The air module uses distributed electric propulsion to meet single point of failure safety requirements. Should one of its six rotors fail, the aircraft’s flight control system will automatically make adjustments, allowing it to fly safely even with only four propellers spinning. In addition, AeroHT in October tested a multi-parachute rescue system, which can be deployed at altitudes as low as 50 meters agl.

AeroHT this week also showcased its latest eVTOL flying car concept to an international crowd for the first time. The design, described as a supercar, was revealed in October alongside the Land Aircraft Carrier. CES attendees were treated to a live demonstration of its transition from land to flight mode.

Under development for more than two years, AeroHT’s flying supercar builds on the company’s early prototypes.

On the road, the vehicle really does look just like a car—its flying components, such as manipulator arms and rotor systems, are folded and stored inside the vehicle in land mode. Those parts unfurl in flight mode, allowing the supercar to take off and land vertically. An “intelligent cockpit” discerns between the two modes, adapting components such as the steering wheel or dashboard based on the user’s selection.

AeroHT’s eVTOL flying supercar, with arms and rotors stored for driving. [Courtesy: XPeng AeroHT]

“This functionality allows for intuitive navigation through congested areas and obstacles when conditions permit, effectively addressing the demand for short-distance, low-altitude travel,” AeroHT said.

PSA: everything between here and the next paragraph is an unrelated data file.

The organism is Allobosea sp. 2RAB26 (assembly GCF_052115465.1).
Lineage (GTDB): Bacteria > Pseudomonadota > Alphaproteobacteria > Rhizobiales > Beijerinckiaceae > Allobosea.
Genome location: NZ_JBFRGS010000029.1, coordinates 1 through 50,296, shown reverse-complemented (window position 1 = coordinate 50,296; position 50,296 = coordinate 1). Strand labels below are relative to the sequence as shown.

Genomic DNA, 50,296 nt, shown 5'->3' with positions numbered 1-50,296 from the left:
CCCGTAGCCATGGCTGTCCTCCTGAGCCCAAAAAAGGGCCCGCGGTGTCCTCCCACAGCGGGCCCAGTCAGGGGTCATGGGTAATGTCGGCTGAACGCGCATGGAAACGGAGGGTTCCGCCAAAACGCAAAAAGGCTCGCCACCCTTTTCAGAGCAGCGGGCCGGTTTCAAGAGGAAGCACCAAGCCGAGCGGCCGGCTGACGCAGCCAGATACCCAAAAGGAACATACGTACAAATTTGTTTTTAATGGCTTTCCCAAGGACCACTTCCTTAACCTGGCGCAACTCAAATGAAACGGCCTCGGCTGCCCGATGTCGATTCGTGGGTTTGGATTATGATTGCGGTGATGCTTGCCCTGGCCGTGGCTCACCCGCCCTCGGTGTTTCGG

The implication there is that users, when faced with traffic, will be able to switch to flight mode and bypass it through the air. That contrasts with other flying car designs that intend to limit takeoffs and landings exclusively to airfields, such as Aska’s A5.

AeroHT’s eVTOL flying supercar, with arms and rotors unfurled for flight, sits on display at CES 2024 in Las Vegas. [Courtesy: XPeng AeroHT]

In 2022, AeroHT tested a flying supercar prototype weighing about two tons. The company said mass production will follow as soon as policy, regulations, and application scenarios “become more mature.”

That day may be fast approaching. By AeroHT’s estimate, Chinese state and local authorities in the first half of 2023 released more than 120 policies related to the low-altitude economy, China’s equivalent to the FAA’s advanced air mobility (AAM) moniker. These include strategies such as the Outline for the Development of Green Aviation Manufacturing (2023-2035) and plans to set aside dedicated airspace for low-altitude operations.

China predicts the low-altitude economy will add hundreds of billions of dollars to its national output in the coming years. The industry kicked off in earnest with the first commercial electric air taxi flight in December, completed by manufacturer EHang.

Electric air taxis have not yet launched in the U.S., though the initial cohort of aircraft is expected to enter service in 2025. However, personal eVTOL designs, such as Pivotal’s Helix, are now beginning to hit the U.S. market.

There are also several U.S. firms billing themselves as ‘flying car’ manufacturers, and AeroHT could present some competition. In addition to Aska, Oregon-based Samson Sky is developing the Switchblade flying sports car, while California-based Alef Aeronautics is building the Model A drive-and-fly vehicle.

Alef intends to open vehicle sales in 2025, while Aska and Samson Sky have not yet announced entry into service dates.